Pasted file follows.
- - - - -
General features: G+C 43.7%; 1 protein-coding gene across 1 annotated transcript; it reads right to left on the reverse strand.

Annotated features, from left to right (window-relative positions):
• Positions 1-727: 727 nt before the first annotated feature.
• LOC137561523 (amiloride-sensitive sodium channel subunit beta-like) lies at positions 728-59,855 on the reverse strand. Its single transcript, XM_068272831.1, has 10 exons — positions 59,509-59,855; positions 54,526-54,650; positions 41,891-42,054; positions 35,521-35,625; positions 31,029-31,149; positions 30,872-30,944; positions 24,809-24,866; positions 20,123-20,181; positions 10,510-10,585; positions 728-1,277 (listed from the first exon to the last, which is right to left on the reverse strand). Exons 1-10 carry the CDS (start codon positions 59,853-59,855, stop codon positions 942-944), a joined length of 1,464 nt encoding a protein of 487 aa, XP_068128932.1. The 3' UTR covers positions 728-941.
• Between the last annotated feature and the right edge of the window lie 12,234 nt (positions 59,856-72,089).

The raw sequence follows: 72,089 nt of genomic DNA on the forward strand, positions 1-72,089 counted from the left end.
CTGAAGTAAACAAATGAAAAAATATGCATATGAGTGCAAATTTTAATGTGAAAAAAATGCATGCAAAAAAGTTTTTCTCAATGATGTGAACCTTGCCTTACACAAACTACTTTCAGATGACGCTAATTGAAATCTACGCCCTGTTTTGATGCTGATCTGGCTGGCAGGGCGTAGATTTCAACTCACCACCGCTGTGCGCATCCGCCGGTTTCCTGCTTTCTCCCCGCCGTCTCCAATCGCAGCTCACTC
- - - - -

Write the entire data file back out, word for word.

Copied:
General features: G+C 43.7%; 1 protein-coding gene across 1 annotated transcript; it reads right to left on the reverse strand.

Annotated features, from left to right (window-relative positions):
• Positions 1-727: 727 nt before the first annotated feature.
• LOC137561523 (amiloride-sensitive sodium channel subunit beta-like) lies at positions 728-59,855 on the reverse strand. Its single transcript, XM_068272831.1, has 10 exons — positions 59,509-59,855; positions 54,526-54,650; positions 41,891-42,054; positions 35,521-35,625; positions 31,029-31,149; positions 30,872-30,944; positions 24,809-24,866; positions 20,123-20,181; positions 10,510-10,585; positions 728-1,277 (listed from the first exon to the last, which is right to left on the reverse strand). Exons 1-10 carry the CDS (start codon positions 59,853-59,855, stop codon positions 942-944), a joined length of 1,464 nt encoding a protein of 487 aa, XP_068128932.1. The 3' UTR covers positions 728-941.
• Between the last annotated feature and the right edge of the window lie 12,234 nt (positions 59,856-72,089).

The raw sequence follows: 72,089 nt of genomic DNA on the forward strand, positions 1-72,089 counted from the left end.
CTGAAGTAAACAAATGAAAAAATATGCATATGAGTGCAAATTTTAATGTGAAAAAAATGCATGCAAAAAAGTTTTTCTCAATGATGTGAACCTTGCCTTACACAAACTACTTTCAGATGACGCTAATTGAAATCTACGCCCTGTTTTGATGCTGATCTGGCTGGCAGGGCGTAGATTTCAACTCACCACCGCTGTGCGCATCCGCCGGTTTCCTGCTTTCTCCCCGCCGTCTCCAATCGCAGCTCACTC